Monday, November 16, 2015

Currently Listening 11.16.15



Currently Listening......To Professor O'Farill




"Thought is more important than art. To revere art and have no understanding of the process that forces it into existence is finally not to even understand what art is."

Amiri Baraka       


I am currently listening to my music professor Arturo O'Farill.  He is a well known musician, but his job here as an educator at Brooklyn College is getting his students to not only hear but to listen, to interpret, to feel the music.  


"Afro Cuban Jazz Suite" is one of my favorite pieces that we have listened to this semester. It starts off with loud dissonant chords mixed with a saccharine sweet melody. The juxtaposition of these two elements creates a world connecting what seems to be disparate sounds. Listening to this song is like going on a road trip and instead of having a defined destination you keep turning on to different roads where each place is more beautiful than the last.  Let's give it up for Bird on those solo's.  What's that? You don't know who Charlie "Bird' Parker is? Well, allow me to introduce you to him.


Charlie Parker was a badass.

I remember reading my first short story by James Baldwin called Sonny's Blues and this story was my introduction to jazz music.  I lacked musical talent growing up so I was envious of  the talents of Coleman Hawkins on the sax (Body and Soul is breath taking by the way), madly jealous of Thelonious Monk's dramatics on the piano and the virtuoso piano playing of Art Tatum.  It may seem strange that literature gave birth to my love of music, but I believe that all art forms are related, so literature and music go hand in hand. Evidence of this relationship can be found in Fred Moten's  book In the Break which compares the existence of black people to the improvisational techniques applied in jazz music. Amiri Baraka (also known as Leroi Jones) published a book of poems entitled SOS: Poems 1961-2013 that incorporated the rhythms and melodies of jazz because he looked at his poetry as if they were scores of music (npr).  I read VIBE magazine religiously and every year they would do a countdown of the greatest songs of all time.  The list would span across different platforms and different genres  which allowed me to enter the realm of Bebop, Soul Music, Reggae and Classic R&B. In other words that magazine exposed me to songs I would have never listened to on my own. Charles Mingus taught me that you Got To Get Hit in Your Soul  by the rhythm,  Stevie Wonder showed me when it came to my mom that  I Was Made to Love Her,  to build my world all around her,  through Bob Marley I learned how to  Turn Your Lights Down Low  in order to set the mood, and finally Otis Redding showed me That's How Strong My Love Is.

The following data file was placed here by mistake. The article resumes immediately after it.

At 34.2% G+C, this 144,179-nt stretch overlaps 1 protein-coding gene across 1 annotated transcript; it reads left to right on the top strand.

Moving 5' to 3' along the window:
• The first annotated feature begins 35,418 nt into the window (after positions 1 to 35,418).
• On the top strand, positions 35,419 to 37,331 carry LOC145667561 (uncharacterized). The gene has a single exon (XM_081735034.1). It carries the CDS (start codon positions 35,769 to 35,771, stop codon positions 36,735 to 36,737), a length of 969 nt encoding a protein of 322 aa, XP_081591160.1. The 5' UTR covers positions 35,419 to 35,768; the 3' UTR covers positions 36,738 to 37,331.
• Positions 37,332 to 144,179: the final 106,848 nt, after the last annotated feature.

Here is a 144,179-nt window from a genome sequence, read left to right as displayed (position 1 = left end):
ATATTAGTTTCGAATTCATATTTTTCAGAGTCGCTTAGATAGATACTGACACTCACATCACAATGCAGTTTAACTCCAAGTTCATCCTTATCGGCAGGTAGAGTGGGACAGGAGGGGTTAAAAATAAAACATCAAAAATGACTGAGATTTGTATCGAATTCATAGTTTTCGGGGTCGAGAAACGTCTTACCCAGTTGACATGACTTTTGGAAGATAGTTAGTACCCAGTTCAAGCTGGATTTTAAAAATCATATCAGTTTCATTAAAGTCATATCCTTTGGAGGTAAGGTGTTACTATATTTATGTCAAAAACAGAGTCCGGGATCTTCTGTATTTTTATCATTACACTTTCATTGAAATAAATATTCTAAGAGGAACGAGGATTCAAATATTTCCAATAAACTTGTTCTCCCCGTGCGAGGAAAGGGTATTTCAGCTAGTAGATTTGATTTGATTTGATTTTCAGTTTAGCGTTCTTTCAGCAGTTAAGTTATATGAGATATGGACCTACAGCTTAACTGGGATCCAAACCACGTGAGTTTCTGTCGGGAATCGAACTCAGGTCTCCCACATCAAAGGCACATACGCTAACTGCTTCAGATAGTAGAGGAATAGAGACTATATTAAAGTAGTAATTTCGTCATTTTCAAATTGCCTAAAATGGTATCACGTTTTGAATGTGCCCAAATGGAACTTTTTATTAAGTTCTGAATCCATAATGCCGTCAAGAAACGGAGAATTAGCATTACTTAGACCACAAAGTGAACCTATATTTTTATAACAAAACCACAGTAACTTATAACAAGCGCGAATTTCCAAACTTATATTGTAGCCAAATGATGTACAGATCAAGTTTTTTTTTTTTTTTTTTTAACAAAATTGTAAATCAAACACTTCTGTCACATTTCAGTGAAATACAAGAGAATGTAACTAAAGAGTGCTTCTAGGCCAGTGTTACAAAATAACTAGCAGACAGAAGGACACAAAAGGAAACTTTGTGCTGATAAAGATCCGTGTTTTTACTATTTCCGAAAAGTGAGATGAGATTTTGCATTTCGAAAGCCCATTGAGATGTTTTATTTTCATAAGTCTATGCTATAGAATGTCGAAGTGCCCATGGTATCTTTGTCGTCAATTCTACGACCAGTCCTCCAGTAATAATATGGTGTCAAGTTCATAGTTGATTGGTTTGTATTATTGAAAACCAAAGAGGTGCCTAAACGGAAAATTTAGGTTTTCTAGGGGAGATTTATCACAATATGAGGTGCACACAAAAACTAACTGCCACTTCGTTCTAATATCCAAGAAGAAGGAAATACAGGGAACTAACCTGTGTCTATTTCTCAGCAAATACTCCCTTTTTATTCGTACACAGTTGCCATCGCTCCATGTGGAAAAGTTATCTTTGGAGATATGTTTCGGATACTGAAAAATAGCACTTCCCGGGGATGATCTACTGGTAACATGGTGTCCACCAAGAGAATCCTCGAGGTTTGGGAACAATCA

"They came" is a favorite of mine, because I love rap music but this is a synthesis of a multitude of different genres ranging from rap to spoken word to jazz. It is the combination of both a music and a history lesson discussing the the interconnected and inextricable bond that exists at the point of contact between Europeans, enslaved Africans and the indigenous people (the Arawaks and the Tainos).  In other words it is absolute genius.